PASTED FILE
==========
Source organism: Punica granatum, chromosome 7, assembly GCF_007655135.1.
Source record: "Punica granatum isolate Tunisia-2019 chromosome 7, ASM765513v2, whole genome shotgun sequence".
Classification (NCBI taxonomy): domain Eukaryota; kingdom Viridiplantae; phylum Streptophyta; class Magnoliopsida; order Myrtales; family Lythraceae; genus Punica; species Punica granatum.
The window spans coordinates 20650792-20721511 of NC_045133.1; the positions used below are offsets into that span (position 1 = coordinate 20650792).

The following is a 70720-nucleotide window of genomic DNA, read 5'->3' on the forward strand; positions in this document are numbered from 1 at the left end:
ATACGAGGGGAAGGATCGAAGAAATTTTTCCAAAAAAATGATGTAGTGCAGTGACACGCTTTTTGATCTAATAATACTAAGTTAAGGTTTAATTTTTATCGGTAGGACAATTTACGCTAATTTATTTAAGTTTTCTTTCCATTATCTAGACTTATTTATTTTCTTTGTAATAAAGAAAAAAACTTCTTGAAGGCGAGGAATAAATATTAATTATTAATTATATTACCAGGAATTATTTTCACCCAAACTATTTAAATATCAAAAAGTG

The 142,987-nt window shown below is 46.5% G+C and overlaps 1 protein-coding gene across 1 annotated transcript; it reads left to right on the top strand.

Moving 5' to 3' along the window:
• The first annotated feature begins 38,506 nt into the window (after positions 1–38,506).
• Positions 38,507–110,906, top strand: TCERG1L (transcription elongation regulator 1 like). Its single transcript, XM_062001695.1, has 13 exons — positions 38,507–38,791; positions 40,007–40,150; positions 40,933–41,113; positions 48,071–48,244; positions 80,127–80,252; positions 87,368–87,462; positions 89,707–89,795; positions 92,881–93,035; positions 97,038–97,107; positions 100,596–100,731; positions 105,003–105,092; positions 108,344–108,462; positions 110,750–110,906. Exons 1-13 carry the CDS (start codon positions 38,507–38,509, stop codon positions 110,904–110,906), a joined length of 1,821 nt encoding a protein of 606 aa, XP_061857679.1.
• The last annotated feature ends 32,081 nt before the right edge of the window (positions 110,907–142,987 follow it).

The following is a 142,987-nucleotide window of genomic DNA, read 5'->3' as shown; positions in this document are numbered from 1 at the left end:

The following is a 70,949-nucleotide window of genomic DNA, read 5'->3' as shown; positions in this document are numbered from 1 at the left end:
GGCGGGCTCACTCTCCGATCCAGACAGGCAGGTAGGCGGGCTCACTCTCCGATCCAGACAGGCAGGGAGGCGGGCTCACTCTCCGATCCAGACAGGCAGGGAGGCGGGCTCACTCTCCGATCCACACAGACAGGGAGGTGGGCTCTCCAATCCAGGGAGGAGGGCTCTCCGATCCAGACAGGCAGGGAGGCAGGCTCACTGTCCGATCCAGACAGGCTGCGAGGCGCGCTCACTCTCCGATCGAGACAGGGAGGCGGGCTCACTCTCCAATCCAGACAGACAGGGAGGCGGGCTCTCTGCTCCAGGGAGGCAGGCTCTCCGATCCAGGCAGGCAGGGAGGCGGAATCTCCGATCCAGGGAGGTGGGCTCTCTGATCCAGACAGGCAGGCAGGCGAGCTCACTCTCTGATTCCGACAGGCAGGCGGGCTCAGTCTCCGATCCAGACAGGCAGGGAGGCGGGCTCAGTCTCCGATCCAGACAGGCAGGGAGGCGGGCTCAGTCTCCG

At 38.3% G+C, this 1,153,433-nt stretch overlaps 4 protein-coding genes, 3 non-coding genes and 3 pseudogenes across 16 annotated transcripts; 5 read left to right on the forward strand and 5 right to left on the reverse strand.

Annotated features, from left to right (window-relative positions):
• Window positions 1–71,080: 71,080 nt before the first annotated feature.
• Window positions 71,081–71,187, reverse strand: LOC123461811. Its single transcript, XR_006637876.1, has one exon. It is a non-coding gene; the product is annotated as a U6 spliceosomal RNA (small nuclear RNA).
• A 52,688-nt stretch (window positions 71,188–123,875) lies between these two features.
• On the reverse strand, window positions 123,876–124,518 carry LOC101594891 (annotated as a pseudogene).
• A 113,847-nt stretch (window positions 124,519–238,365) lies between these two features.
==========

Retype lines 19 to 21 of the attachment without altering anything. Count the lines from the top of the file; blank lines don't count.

• A 52,688-nt stretch (window positions 71,188–123,875) lies between these two features.
• On the reverse strand, window positions 123,876–124,518 carry LOC101594891 (annotated as a pseudogene).
• A 113,847-nt stretch (window positions 124,519–238,365) lies between these two features.